My approach to this issue is (and I understand there are issues with it, this is something I have struggled with for quite some time) is that when we approach scripture, we adapt what we read to previous knowledge. For example, hardly anyone would argue that our world is 6,000 years old and it was created in 7 days ex-nihilo. It also tells us the world was a dome, with the oceans on top. A literalistic reading of the Genesis creation narrative yields this view, but we adapt our reading to our outside knowledge (ie., geology, physics, astronomy, chemistry) and we then concede that the world cannot be 6,000 years old and took longer than 7 days to form (and there most certainly is no dome).

    When we approach the problematic texts of the Old Testament in a likewise manner, we find that many of the texts do not find corroboration in the archaeological record. If we consider our knowledge of archaeology to be the outside knowledge (the same way we read the creation text through the lenses of our understanding of modern science, in particular geology, evolution, physics) I think this lends to a different reading of these texts, rather than a strictly literal one.

    I do not see the same problems with the New Testament (although am not saying it is historically perfect or innerant).

    Personally, I think your approach to the problematic texts is good as well, but what if someone were to ask – why did god purposely reveal himself incorrectly? Why did he need to wait until Jesus came along?

    I appreciate these types of conversations and would like to know your approach to these objections 🙂

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  13. unkleE says:

    Hi KIng, thanks for your thoughts. It seems we are to a large measure in agreement.

    “why did god purposely reveal himself incorrectly? Why did he need to wait until Jesus came along?”

    I don’t think God purposely revealed himself incorrectly, but rather incompletely. And I think that was because of limitations on the human side, not on his side.

    CS Lewis (who was expert on ancient literature and myth) wrote:

    “If you take the Bible as a whole, you see a process in which something which, in its earliest levels (those aren’t necessarily the ones that come first in the Book as now arranged) was hardly moral at all, and was in some ways not unlike the Pagan religions, is gradually purged and enlightened till it becomes the religion of the great prophets and Our Lord Himself. That whole process is the greatest revelation of God’s true nature. At first hardly anything comes through but mere power. Then (v. important) the truth that He is One and there is no other God. Then justice, then mercy, love, wisdom.”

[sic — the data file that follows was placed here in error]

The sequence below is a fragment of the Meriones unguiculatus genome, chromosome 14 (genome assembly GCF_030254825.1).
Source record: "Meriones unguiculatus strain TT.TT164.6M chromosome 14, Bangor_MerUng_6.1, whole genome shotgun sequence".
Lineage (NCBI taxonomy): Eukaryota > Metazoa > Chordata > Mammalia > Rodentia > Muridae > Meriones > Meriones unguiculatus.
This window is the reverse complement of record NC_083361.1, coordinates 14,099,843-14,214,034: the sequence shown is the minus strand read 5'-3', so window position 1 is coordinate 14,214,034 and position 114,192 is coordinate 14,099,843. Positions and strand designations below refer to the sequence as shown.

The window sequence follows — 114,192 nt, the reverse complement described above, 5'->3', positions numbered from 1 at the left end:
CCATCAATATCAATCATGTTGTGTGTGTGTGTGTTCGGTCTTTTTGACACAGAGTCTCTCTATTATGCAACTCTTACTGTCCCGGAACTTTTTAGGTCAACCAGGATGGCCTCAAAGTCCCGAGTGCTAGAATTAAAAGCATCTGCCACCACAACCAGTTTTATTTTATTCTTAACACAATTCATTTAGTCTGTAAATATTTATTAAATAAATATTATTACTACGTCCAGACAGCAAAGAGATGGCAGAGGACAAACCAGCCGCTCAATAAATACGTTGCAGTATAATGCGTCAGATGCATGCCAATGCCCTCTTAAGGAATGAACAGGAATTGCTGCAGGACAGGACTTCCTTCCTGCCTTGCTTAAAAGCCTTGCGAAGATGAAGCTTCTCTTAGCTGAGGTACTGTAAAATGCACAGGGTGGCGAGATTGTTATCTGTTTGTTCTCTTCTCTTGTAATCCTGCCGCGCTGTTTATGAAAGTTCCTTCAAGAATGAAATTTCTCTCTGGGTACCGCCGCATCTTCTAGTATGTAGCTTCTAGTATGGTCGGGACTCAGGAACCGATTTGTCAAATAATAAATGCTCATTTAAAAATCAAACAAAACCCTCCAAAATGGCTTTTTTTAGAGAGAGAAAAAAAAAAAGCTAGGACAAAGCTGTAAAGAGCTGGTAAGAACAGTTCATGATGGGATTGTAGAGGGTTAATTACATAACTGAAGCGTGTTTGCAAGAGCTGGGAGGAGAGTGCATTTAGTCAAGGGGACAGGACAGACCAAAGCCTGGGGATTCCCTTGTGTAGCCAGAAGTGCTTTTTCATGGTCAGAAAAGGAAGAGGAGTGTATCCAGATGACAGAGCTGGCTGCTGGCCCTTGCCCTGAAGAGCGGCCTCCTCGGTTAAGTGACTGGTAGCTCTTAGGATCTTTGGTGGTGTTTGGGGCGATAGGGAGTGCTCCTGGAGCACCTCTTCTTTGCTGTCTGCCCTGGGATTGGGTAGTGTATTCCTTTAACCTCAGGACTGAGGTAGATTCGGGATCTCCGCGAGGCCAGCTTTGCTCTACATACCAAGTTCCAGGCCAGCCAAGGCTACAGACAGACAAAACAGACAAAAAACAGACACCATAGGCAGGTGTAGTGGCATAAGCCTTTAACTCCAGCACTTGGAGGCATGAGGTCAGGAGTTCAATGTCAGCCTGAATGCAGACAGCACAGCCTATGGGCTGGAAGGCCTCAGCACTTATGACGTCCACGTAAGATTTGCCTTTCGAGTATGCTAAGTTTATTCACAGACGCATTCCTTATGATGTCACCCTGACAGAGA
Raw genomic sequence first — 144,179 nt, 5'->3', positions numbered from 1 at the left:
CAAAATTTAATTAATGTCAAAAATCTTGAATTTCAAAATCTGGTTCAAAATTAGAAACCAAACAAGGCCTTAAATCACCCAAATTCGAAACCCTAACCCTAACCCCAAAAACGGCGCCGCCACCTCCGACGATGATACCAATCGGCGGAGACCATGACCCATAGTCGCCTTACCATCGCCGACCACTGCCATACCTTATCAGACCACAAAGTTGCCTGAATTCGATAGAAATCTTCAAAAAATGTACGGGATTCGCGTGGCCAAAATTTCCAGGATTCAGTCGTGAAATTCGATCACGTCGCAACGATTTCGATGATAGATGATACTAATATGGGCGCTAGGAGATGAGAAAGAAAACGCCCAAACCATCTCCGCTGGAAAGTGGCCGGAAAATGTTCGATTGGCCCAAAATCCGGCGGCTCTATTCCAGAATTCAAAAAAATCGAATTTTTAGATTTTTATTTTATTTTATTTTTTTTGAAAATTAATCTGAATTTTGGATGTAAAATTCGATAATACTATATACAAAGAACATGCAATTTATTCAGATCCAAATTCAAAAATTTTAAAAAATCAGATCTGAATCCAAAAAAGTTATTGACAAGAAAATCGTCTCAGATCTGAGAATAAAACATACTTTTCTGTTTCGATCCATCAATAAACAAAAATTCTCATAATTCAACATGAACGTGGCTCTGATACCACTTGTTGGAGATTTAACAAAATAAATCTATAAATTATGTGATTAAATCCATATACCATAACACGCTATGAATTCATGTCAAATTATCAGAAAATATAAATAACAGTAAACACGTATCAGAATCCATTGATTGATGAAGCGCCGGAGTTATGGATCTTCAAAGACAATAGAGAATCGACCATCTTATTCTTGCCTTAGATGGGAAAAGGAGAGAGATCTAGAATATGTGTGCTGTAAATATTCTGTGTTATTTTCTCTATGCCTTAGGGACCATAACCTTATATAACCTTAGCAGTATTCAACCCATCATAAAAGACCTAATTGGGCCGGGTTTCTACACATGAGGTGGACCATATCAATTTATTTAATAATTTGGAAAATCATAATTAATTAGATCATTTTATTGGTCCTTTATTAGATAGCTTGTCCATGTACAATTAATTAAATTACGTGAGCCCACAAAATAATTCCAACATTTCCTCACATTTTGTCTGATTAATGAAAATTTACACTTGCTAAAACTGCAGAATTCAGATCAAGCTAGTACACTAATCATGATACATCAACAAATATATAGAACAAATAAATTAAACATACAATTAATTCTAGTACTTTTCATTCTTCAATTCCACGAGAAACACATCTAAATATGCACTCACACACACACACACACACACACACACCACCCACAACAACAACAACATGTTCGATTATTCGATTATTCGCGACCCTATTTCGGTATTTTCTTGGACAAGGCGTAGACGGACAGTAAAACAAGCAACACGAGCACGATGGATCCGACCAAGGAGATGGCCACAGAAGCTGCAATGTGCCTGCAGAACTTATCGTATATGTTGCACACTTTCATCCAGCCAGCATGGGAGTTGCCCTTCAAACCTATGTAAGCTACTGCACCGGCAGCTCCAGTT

I think that sums it up. Just as a parent or a teacher starts where the child’s understanding is and builds, so I think God did the same. When he had got across the first lesson, then came the second, and so on. Even now I think he is still teaching us new lessons.

    I think we see this process in the Old Testament, but I think it probably happened, and is happening, all over the world, with different races, cultures and individuals at different stages, according to how much we have responded, or not, to him.

    Does that make sense to you?

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  14. Ind says:

    As I begin my spiritual journey and learning to walk with christ, as a 27 year old hindu being brought to the Lord it has been quite hard, I have a deeply rational and skeptical world view and in my discussions with many young christians in Memphis I feel this friction they feel when it comes to accuracy of historical information in the bible, i think this is mainly the deep programming that comes with being taught religion at a young age, this scares me about following christ . Why is it that people feel the need to relate the inerrant nature of the bible to the omnipotence of god, and they want proof from scripture that the information was inaccurate. I feel like in a way we are trapping God in the scriptures and fail to really understand god.Having a relationship with god goes beyond what the scripture talks to us about,i feel like it helps me develop a better relationship with god but I do not believe in heaven and hell as some eventual outcome(nor do I fear god) but rather our current state, as I experienced my life without him was hell and having a relationship with him I can sense his goodness being poured into my cup and I keep pushing beyond the walls people build so that I can be more christ-like as I am repaying my lord for his goodness by sharing what he gives me.

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  15. unkleE says:

    Hi Ind, thanks for your very thoughtful comment. You write from an interesting perspective.

    I think you are right that christians can trap God within the scriptures – clearly there is more to God than can ever be revealed in a finite book.

    But I think it is also clear that God is so far beyond our human understanding that if he had not taken the trouble to reveal himself to us in various ways, we would be only guessing. So of course he reveals himself to people personally through his Spirit (some people more than others), and reveals himself through his world, but the Bible is important because it tells us about his ultimate revelation in Jesus and a lot more besides.

    The Bible doesn’t have to be inerrant to do that, and we would be wrong to neglect the other forms of revelation, but I think it is reasonable to respect the Bible without claiming too much for it.

    I am interested that you are a “hindu being brought to the Lord”. Have you written up your story anywhere? Would be interested in sharing a little more with me here? Thanks.